Mentions: The investigated sample consists of an inverted high electron mobility transistor (HEMT) with an embedded ensemble of self-assembled InAs QDs1165; see Figure 1a and the Methods section for details. As the electron channel, which supplies the carriers for the QDs, we employ a two-dimensional electron gas (2DEG)17. The tunnelling barrier between the 2DEG and QDs was chosen so that the tunnelling time is in the range of a few milliseconds. When a voltage pulse is applied to the gate, the carrier density and thus the conductivity of the 2DEG will change with a short RC time constant tRC=300 μs. At the same time, the energy levels of the dots, embedded in the dielectric of the HEMT, will shift1 and electrons will start to tunnel between the 2DEG and the dots. This increase in the number of electrons per dots will lead to a time-dependent decrease of the carrier density in the 2DEG18, which can be monitored with a high resolution by recording its conductivity. Thus, applying a constant voltage across the source and drain of the HEMT and recording the current transient ISD(t) will give a direct measure of the time-dependent tunnelling into the dots19. Because the response time of the 2DEG to an applied gate voltage pulse is much shorter than the typical tunnelling times, the present setup allows us to prepare non-equilibrium situations, in which the chemical potentials in the 2DEG and the dot layer differ greatly and tunnelling can take place over a wide range of energies (see insets in Fig. 1b). As we will show in the following section, this makes it possible to investigate excited QD states, as in n−i−n tunnelling structures2021, however, with adjustable, well-defined initial charge (zero, one or two electrons per dot).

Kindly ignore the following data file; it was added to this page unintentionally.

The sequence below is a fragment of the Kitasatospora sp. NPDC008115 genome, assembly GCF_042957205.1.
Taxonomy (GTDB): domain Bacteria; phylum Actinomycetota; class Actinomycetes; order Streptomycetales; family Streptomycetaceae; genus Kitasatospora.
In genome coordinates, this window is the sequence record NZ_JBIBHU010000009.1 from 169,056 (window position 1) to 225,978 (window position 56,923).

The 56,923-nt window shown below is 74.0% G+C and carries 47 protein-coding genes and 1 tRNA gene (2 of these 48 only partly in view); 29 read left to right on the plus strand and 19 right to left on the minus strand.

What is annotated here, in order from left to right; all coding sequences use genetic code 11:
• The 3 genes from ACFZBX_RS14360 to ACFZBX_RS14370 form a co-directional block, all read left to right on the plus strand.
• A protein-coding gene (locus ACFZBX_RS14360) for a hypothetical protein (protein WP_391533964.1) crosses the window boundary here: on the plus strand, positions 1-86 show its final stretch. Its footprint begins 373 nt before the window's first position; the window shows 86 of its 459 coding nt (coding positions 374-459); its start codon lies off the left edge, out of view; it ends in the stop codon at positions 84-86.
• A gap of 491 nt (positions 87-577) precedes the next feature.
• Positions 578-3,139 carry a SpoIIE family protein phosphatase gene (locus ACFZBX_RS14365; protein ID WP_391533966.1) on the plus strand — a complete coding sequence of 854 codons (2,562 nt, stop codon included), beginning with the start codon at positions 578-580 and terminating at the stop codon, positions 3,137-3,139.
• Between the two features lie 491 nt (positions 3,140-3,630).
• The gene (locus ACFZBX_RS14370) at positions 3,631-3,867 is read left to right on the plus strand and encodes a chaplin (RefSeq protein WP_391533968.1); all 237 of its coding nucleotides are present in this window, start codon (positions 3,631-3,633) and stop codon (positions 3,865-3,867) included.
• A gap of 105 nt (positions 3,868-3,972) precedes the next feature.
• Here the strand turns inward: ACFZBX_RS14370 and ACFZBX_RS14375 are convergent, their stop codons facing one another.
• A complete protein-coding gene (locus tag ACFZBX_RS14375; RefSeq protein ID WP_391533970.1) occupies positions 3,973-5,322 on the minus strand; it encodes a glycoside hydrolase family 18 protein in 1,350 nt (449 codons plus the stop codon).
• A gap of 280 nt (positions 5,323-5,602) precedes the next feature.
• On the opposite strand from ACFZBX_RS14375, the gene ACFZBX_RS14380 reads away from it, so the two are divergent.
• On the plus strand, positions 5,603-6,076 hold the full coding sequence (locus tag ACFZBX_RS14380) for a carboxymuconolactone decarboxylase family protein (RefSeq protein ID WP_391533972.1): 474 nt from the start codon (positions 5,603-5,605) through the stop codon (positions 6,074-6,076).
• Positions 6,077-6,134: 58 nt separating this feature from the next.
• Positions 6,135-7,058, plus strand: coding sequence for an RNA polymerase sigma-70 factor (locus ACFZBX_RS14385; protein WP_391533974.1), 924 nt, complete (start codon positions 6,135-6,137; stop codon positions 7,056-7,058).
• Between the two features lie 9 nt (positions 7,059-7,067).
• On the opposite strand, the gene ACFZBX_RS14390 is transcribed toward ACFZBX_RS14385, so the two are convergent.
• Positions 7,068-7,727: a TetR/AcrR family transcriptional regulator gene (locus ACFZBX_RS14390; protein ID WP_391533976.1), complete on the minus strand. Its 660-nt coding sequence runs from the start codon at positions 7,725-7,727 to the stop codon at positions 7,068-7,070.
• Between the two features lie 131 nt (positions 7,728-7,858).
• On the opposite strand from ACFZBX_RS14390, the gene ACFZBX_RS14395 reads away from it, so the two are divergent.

Bottom Line: For these systems, great progress has been made in addressing spin states by optical means.The excitation spectra of the one- (QD hydrogen), two- (QD helium) and three- (QD lithium) electron configuration are shown and compared with calculations using the exact diagonalization method.An exchange splitting of 10 meV between the excited triplet and singlet spin states is observed in the QD helium spectrum.